Hertzlinger remarked: “Some of Archimedes’s most potentially-important research involved things he regarded as trivial toys. So if we advise him to get interested in Rubik’s cube...” Of course you cannot directly describe a Rubik’s Cube into the chronophone. So I asked what corresponding input Hertzlinger would say into the chronophone—has Hertzlinger followed the cognitive policy of playing with toy ideas? Maybe if this would have been such a good policy for Archimedes to follow, we should follow it ourselves.
Robin Hanson proposed an (admittedly clever) meta-trick for fine-tuning the chronophone’s output. If that worked, Robin wanted to suggest trying to make useful devices that make money, and creating a tradition of this activity. I asked Robin if he’d ever tried to make such useful devices himself—if this is so important to human progress, why isn’t Robin doing it? Perhaps Robin could reply that we’ve already gotten a huge amount of progress out of inventing gadgets, so now this no longer offers the greatest marginal returns. But that, in turn, points up one of the essential difficulties of the challenge. In this era it is culturally obvious—a non-surprising idea—that money-making new technologies benefit humanity. What could you say into the chronophone that would correspond to the nonobviousness of that idea in Archimedes’s era? I don’t know if it’s important enough to qualify, but, for example, Robin’s thoughts about prediction markets are not considered obvious in modern culture. That makes them a better bet for chronophone input than if Robin were to describe his efforts to invent a fancy new gadget. Everyone’s doing that these days; it would probably come out of the chronophone as a suggestion to become a great warrior.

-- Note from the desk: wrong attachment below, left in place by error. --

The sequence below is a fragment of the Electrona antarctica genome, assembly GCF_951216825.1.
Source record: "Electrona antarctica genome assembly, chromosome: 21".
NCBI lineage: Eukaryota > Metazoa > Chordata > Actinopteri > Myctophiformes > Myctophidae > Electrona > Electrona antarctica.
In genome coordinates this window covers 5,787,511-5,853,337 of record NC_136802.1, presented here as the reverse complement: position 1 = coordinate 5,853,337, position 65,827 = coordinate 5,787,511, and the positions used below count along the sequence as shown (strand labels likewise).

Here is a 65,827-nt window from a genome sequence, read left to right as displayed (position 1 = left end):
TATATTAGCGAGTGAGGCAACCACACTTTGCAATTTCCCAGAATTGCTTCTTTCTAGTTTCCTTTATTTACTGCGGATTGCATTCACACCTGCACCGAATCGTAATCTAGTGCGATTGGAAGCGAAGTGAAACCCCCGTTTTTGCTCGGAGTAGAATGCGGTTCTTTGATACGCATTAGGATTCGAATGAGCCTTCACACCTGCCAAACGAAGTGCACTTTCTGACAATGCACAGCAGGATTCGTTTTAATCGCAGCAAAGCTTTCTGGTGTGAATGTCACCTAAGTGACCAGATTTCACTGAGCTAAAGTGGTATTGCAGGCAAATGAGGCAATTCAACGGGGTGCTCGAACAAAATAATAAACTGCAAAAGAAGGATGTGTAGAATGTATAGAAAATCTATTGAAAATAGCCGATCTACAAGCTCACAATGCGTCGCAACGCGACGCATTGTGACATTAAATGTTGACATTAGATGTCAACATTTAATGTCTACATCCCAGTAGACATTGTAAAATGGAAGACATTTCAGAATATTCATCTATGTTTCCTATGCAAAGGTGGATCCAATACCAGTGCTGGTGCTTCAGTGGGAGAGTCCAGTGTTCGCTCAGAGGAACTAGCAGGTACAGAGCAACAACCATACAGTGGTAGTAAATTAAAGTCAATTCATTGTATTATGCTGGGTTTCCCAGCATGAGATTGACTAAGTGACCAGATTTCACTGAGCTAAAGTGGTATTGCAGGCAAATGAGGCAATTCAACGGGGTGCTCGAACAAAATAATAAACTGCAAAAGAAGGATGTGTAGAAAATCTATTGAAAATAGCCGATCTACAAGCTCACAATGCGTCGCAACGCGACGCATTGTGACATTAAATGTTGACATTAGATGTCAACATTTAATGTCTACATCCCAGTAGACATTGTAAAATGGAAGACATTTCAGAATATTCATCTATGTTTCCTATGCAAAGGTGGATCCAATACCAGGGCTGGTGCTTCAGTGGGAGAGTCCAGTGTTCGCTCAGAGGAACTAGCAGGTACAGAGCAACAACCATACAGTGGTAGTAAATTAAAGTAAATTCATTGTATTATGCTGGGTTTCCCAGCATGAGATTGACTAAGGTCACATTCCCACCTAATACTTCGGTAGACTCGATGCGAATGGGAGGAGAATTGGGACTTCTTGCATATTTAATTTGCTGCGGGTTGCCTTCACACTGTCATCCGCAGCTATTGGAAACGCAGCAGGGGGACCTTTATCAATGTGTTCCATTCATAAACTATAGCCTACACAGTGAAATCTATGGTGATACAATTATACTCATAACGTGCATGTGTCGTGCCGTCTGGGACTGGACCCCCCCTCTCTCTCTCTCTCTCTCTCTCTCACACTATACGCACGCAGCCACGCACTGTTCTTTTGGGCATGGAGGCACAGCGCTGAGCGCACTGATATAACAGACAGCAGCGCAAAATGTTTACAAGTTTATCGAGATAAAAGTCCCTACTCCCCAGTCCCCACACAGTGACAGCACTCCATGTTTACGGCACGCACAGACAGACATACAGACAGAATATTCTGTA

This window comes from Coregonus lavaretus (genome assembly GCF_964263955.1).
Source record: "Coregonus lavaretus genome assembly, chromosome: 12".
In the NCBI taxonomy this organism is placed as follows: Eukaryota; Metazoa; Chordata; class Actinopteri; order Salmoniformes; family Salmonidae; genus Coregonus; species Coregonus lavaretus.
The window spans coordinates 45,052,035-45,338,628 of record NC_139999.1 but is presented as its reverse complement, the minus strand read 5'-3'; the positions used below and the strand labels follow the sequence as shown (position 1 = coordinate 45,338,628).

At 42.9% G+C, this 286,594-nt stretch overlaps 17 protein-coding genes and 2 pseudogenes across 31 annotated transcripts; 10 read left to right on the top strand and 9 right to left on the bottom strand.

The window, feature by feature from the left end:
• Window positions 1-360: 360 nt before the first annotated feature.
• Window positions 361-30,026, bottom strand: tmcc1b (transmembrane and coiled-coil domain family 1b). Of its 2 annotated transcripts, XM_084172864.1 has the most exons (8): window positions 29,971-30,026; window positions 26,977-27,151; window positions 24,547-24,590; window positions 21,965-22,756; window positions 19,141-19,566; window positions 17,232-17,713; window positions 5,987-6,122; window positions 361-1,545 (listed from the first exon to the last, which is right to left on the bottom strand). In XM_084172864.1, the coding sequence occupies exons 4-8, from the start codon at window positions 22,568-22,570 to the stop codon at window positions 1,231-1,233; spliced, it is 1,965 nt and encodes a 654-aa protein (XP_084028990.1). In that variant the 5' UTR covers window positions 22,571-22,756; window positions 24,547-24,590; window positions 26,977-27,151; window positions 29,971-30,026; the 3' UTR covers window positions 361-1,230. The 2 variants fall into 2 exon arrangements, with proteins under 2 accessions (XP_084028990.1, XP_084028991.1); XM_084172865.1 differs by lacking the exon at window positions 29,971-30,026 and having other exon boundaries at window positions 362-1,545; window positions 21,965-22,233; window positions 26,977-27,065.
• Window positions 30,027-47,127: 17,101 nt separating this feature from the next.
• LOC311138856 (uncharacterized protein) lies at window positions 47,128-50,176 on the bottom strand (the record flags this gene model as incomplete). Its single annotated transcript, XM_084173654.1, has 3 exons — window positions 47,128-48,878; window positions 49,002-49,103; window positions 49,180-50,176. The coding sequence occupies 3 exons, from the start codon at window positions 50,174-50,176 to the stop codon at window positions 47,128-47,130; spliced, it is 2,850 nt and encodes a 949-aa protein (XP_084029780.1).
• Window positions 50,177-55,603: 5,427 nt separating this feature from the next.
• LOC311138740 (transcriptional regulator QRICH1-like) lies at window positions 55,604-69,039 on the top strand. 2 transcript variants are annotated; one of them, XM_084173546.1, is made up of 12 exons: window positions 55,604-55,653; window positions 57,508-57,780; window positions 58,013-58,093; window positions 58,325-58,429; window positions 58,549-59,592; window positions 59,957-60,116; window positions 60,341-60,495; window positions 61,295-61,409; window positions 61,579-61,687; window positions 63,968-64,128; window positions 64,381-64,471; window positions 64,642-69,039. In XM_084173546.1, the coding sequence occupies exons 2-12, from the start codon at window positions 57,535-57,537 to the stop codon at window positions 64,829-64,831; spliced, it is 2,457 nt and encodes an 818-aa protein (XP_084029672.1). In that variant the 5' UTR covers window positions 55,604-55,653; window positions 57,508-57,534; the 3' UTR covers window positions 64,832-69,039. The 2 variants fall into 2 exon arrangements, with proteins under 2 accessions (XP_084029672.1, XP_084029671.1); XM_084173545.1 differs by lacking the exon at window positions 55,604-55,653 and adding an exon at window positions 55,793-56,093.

Richard Hamming used to ask his fellow researchers two questions: “What are the most important problems of your field?” and “Why aren’t you working on them?”
What kind of ideas have provided the greatest benefit to humanity? Why aren’t you thinking them?
Most of what we desperately want to say to Archimedes is not obvious relative to Archimedes’s culture. This strongly suggests that the most important things the Future would want to say to us are, amazingly enough, not things that everyone already knows. If you want to really benefit humanity, you’ve got to do some original thinking—come up with the sort of nonobvious idea that you would speak into a chronophone. And you have to do some hard thinking about areas of application, directions of effort. You can’t just run off in the direction of what your contemporary culture has instilled as the reflex answer to the question “How can I benefit humanity?” In those orchards the low-hanging fruit is gone.
The point of the chronophone dilemma is to make us think about what kind of cognitive policies are good to follow when you don’t know your destination in advance. If you can just tell Archimedes to build a capitalist society because your culture already knows this is a good idea, it defeats the purpose of the dilemma. The chronophone transmits cognitive policies, not sentences. What sort of thinking are we doing now that is analogous to the kind of thinking we wish Archimedes had done then?